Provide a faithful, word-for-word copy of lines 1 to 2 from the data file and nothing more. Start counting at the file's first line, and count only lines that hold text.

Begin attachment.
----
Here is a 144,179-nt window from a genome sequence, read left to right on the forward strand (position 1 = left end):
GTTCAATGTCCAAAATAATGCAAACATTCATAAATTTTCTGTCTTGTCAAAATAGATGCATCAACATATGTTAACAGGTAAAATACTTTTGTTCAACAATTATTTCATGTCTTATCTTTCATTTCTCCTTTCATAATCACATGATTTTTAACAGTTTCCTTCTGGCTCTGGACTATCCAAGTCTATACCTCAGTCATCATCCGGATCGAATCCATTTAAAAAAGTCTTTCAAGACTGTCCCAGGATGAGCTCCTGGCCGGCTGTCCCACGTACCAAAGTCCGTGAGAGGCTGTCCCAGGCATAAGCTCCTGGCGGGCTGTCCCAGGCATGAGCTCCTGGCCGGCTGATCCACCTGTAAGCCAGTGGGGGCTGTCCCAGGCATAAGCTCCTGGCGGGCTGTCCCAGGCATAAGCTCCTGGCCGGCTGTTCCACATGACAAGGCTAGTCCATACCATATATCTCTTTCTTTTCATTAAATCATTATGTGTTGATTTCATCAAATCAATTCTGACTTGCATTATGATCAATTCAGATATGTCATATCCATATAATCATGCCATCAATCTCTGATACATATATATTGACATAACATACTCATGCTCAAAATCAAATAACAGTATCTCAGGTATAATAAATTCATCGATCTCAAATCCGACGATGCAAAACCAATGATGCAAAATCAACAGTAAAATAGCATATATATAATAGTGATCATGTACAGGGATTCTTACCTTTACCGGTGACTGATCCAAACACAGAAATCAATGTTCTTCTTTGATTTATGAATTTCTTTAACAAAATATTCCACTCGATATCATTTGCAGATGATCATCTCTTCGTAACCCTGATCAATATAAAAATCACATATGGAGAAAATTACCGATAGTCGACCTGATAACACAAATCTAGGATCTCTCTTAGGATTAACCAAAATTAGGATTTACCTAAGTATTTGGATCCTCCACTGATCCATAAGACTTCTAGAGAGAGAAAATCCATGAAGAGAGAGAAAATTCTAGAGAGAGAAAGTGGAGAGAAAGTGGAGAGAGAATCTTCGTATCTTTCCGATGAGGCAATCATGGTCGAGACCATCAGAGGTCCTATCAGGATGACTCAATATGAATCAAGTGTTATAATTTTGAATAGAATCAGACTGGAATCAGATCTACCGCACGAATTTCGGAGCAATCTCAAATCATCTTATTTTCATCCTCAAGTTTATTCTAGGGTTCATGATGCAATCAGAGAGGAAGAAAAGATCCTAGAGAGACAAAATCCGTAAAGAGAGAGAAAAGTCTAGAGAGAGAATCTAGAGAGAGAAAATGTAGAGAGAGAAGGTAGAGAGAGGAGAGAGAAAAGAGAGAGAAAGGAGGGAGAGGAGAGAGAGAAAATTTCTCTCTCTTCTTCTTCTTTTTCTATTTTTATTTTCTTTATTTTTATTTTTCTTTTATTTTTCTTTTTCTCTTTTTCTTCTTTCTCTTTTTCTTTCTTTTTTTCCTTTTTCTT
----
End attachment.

Here is a 144,179-nt window from a genome sequence, read left to right on the forward strand (position 1 = left end):
GTTCAATGTCCAAAATAATGCAAACATTCATAAATTTTCTGTCTTGTCAAAATAGATGCATCAACATATGTTAACAGGTAAAATACTTTTGTTCAACAATTATTTCATGTCTTATCTTTCATTTCTCCTTTCATAATCACATGATTTTTAACAGTTTCCTTCTGGCTCTGGACTATCCAAGTCTATACCTCAGTCATCATCCGGATCGAATCCATTTAAAAAAGTCTTTCAAGACTGTCCCAGGATGAGCTCCTGGCCGGCTGTCCCACGTACCAAAGTCCGTGAGAGGCTGTCCCAGGCATAAGCTCCTGGCGGGCTGTCCCAGGCATGAGCTCCTGGCCGGCTGATCCACCTGTAAGCCAGTGGGGGCTGTCCCAGGCATAAGCTCCTGGCGGGCTGTCCCAGGCATAAGCTCCTGGCCGGCTGTTCCACATGACAAGGCTAGTCCATACCATATATCTCTTTCTTTTCATTAAATCATTATGTGTTGATTTCATCAAATCAATTCTGACTTGCATTATGATCAATTCAGATATGTCATATCCATATAATCATGCCATCAATCTCTGATACATATATATTGACATAACATACTCATGCTCAAAATCAAATAACAGTATCTCAGGTATAATAAATTCATCGATCTCAAATCCGACGATGCAAAACCAATGATGCAAAATCAACAGTAAAATAGCATATATATAATAGTGATCATGTACAGGGATTCTTACCTTTACCGGTGACTGATCCAAACACAGAAATCAATGTTCTTCTTTGATTTATGAATTTCTTTAACAAAATATTCCACTCGATATCATTTGCAGATGATCATCTCTTCGTAACCCTGATCAATATAAAAATCACATATGGAGAAAATTACCGATAGTCGACCTGATAACACAAATCTAGGATCTCTCTTAGGATTAACCAAAATTAGGATTTACCTAAGTATTTGGATCCTCCACTGATCCATAAGACTTCTAGAGAGAGAAAATCCATGAAGAGAGAGAAAATTCTAGAGAGAGAAAGTGGAGAGAAAGTGGAGAGAGAATCTTCGTATCTTTCCGATGAGGCAATCATGGTCGAGACCATCAGAGGTCCTATCAGGATGACTCAATATGAATCAAGTGTTATAATTTTGAATAGAATCAGACTGGAATCAGATCTACCGCACGAATTTCGGAGCAATCTCAAATCATCTTATTTTCATCCTCAAGTTTATTCTAGGGTTCATGATGCAATCAGAGAGGAAGAAAAGATCCTAGAGAGACAAAATCCGTAAAGAGAGAGAAAAGTCTAGAGAGAGAATCTAGAGAGAGAAAATGTAGAGAGAGAAGGTAGAGAGAGGAGAGAGAAAAGAGAGAGAAAGGAGGGAGAGGAGAGAGAGAAAATTTCTCTCTCTTCTTCTTCTTTTTCTATTTTTATTTTCTTTATTTTTATTTTTCTTTTATTTTTCTTTTTCTCTTTTTCTTCTTTCTCTTTTTCTTTCTTTTTTTCCTTTTTCTT